# BlockingQueue Implemetation using ReentrantLock

I was writing my own implementation of BlockingQueue for practice. I am trying to avoid using the synchronized keyword for the methods. I would instead like to use ReentrantLock.

What is the best way to write this implementation? I am not a Java ninja and would greatly appreciate if someone could pinpoint the errors in my code here and suggest better ways of implementing it.

public class MyBlockingQueue<T> {

private Queue<T> queue;
private AtomicInteger limit = new AtomicInteger(10);
private Lock put_lock = new ReentrantLock();
private Lock take_lock = new ReentrantLock();
private Condition put_condition = put_lock.newCondition();
private Condition take_condition = take_lock.newCondition();

public MyBlockingQueue(AtomicInteger limit){
this.limit = limit;
}

public boolean put(T item) throws InterruptedException{
put_lock.lockInterruptibly();
try {
while(queue.size() == limit.get()) {
put_condition.await();
}
put_condition.signal();
} finally{
put_lock.unlock();
}

return true;
}

public T take() throws InterruptedException{
take_lock.lockInterruptibly();
try {
while (queue.size() == 0) {
take_condition.await();
}
take_condition.signal();
return queue.poll();
} finally {
take_lock.unlock();
}
}

-

These seem mixed up:

    while(queue.size() == limit.get()) {
put_condition.await();
}
put_condition.signal();


and

    while (queue.size() == 0) {
take_condition.await();
}
take_condition.signal();


when putting if queue is full you wait until someone takes and when taking if queue is empty you wait until someone puts.

You should have test cases with 11 puts followed by 1 take. and 1 take followed by 1 put. To see they do not deadlock.

What do you know, the example code for Condition is actually Bounded buffer. And you can see it here: http://docs.oracle.com/javase/6/docs/api/java/util/concurrent/locks/Condition.html

But I like their condition names better;)

Limit is a constant as it is, hence does not need atomic integer or any other synchronization. Just declare it final. best way of making something threadsafe is to make it immutable.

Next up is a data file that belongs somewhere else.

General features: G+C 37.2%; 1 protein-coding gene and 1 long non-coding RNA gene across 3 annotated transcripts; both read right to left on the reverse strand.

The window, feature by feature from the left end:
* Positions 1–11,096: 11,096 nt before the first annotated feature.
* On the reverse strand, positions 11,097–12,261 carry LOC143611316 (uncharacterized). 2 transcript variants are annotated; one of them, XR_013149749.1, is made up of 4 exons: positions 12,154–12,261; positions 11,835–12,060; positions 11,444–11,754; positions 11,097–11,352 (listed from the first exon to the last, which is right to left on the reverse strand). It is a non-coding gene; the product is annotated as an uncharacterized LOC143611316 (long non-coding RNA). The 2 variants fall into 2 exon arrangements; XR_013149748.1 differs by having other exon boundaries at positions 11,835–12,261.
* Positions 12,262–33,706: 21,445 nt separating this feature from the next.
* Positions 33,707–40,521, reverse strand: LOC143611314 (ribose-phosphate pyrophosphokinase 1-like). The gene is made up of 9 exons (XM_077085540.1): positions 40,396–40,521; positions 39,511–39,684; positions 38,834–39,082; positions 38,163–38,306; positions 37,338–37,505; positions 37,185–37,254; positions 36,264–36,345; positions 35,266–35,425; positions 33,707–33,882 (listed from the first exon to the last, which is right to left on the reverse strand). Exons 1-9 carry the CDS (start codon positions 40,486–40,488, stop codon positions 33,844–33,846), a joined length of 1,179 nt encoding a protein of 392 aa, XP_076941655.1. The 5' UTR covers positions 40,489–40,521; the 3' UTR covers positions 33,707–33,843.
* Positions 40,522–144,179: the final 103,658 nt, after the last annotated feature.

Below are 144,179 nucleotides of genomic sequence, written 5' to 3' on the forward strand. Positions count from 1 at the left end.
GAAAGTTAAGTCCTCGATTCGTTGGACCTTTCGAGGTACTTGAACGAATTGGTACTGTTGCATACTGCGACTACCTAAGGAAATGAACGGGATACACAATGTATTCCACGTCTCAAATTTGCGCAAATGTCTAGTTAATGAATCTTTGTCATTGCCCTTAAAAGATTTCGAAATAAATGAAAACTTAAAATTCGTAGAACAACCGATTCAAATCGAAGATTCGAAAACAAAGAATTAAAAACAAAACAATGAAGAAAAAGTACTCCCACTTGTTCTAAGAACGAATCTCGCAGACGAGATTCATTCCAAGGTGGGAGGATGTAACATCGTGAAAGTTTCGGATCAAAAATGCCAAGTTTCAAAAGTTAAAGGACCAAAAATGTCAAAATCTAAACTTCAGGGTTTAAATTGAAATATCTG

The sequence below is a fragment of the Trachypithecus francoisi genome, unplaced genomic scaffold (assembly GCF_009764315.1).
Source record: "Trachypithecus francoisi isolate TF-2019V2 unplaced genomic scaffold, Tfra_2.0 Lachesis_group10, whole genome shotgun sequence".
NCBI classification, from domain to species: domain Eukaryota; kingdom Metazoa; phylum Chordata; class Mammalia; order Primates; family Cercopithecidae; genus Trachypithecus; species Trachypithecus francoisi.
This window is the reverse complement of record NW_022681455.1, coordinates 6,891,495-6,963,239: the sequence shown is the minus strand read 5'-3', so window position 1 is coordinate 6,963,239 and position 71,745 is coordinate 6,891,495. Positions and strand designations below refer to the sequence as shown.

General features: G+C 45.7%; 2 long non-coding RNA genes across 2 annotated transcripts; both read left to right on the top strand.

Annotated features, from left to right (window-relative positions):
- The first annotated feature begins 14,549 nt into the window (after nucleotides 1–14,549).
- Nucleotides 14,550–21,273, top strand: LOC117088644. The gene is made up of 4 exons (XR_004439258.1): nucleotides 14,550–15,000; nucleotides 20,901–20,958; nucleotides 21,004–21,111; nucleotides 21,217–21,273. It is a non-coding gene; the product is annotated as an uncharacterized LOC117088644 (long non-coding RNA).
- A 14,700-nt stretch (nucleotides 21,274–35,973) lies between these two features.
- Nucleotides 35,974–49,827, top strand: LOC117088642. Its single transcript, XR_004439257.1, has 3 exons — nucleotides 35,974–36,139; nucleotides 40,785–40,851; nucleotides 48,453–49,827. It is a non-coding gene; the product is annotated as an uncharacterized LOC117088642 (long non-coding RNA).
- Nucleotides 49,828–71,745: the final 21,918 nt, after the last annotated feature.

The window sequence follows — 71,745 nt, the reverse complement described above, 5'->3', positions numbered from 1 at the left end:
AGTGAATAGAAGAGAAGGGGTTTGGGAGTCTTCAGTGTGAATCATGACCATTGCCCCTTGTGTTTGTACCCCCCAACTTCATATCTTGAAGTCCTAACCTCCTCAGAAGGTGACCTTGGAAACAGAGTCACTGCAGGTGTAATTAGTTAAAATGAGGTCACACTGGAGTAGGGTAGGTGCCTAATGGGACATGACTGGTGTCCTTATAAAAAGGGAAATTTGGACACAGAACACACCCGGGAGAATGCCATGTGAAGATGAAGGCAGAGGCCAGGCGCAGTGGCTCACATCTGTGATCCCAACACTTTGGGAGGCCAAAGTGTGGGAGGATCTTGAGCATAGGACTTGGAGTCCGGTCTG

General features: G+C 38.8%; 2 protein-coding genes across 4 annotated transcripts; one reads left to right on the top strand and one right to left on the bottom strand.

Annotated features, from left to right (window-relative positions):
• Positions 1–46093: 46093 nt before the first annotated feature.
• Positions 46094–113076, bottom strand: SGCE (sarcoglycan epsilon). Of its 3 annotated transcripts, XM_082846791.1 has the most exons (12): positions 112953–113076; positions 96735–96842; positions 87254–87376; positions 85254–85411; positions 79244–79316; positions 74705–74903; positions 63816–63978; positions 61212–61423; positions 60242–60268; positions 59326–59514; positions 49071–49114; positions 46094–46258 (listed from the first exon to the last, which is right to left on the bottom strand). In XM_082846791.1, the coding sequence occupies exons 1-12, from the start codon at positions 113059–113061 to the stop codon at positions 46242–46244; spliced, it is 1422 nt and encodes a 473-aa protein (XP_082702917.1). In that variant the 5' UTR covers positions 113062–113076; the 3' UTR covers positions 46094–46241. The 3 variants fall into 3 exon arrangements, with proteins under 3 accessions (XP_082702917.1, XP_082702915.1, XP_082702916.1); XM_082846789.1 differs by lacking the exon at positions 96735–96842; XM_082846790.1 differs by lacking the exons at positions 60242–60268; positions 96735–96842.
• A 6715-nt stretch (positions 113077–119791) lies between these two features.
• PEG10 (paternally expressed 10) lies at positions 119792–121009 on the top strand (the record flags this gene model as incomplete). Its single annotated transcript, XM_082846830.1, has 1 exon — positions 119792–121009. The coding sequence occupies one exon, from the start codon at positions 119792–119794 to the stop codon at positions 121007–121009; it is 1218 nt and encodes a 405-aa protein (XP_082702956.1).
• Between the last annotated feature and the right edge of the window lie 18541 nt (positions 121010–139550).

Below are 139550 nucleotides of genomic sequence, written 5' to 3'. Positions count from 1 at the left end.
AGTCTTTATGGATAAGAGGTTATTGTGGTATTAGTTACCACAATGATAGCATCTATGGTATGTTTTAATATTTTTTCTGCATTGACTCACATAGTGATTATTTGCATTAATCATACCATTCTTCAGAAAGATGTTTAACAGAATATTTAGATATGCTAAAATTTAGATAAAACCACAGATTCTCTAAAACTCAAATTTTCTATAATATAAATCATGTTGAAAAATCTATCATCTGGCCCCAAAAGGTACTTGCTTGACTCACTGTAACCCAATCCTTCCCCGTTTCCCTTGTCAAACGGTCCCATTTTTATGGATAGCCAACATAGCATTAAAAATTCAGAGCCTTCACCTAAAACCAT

-

I think we can do it the next way (please pay attention, that we can use one Condition)

class BlockingQueue<T> {

private final List<T> queue = new LinkedList<T>();

private final ReentrantLock lock = new ReentrantLock();

private Condition emptyQueue = lock.newCondition();

private Condition fullQueue = lock.newCondition();

private int capacity = 10;

public BlockingQueue(int capacity) {
this.capacity = capacity;
}

public void put(T object) throws InterruptedException {
try {
lock.lock();

while (queue.size() == capacity) {
fullQueue.await();
}
if (queue.size() == 0) {
emptyQueue.signalAll();
}

System.out.println("put  " + queue.size());

} finally {

lock.unlock();
}
}

public T take() throws InterruptedException {
try {
lock.lock();

while (queue.size() == 0) {
emptyQueue.await();
}
if (queue.size() == capacity) {
fullQueue.signalAll();
}
System.out.println("take " + (queue.size() - 1));

return queue.remove(0);

} finally {

lock.unlock();
}
}
}

class Producer implements Runnable {

private final BlockingQueue<Object> queue;

private int priority;

public Producer(int priority, BlockingQueue<Object> queue) {
this.priority = priority;
this.queue = queue;
}

@Override
public void run() {
while (true) {
try {
queue.put("object");
} catch (InterruptedException e) {
e.printStackTrace();
}
}
}
}

class Consumer implements Runnable {

private final BlockingQueue<Object> queue;

private int priority;

public Consumer(int priority, BlockingQueue<Object> queue) {
this.priority = priority;
this.queue = queue;
}

@Override
public void run() {
while (true) {
try {
queue.take();
} catch (InterruptedException e) {
e.printStackTrace();
}
}
}
}

public class ConsumerProducer {

private static final int SHARED_BUFFER_CAPACITY = 10;

public static void main(String[] args) {

BlockingQueue<Object> sharedBuffer = new BlockingQueue<Object>(SHARED_BUFFER_CAPACITY);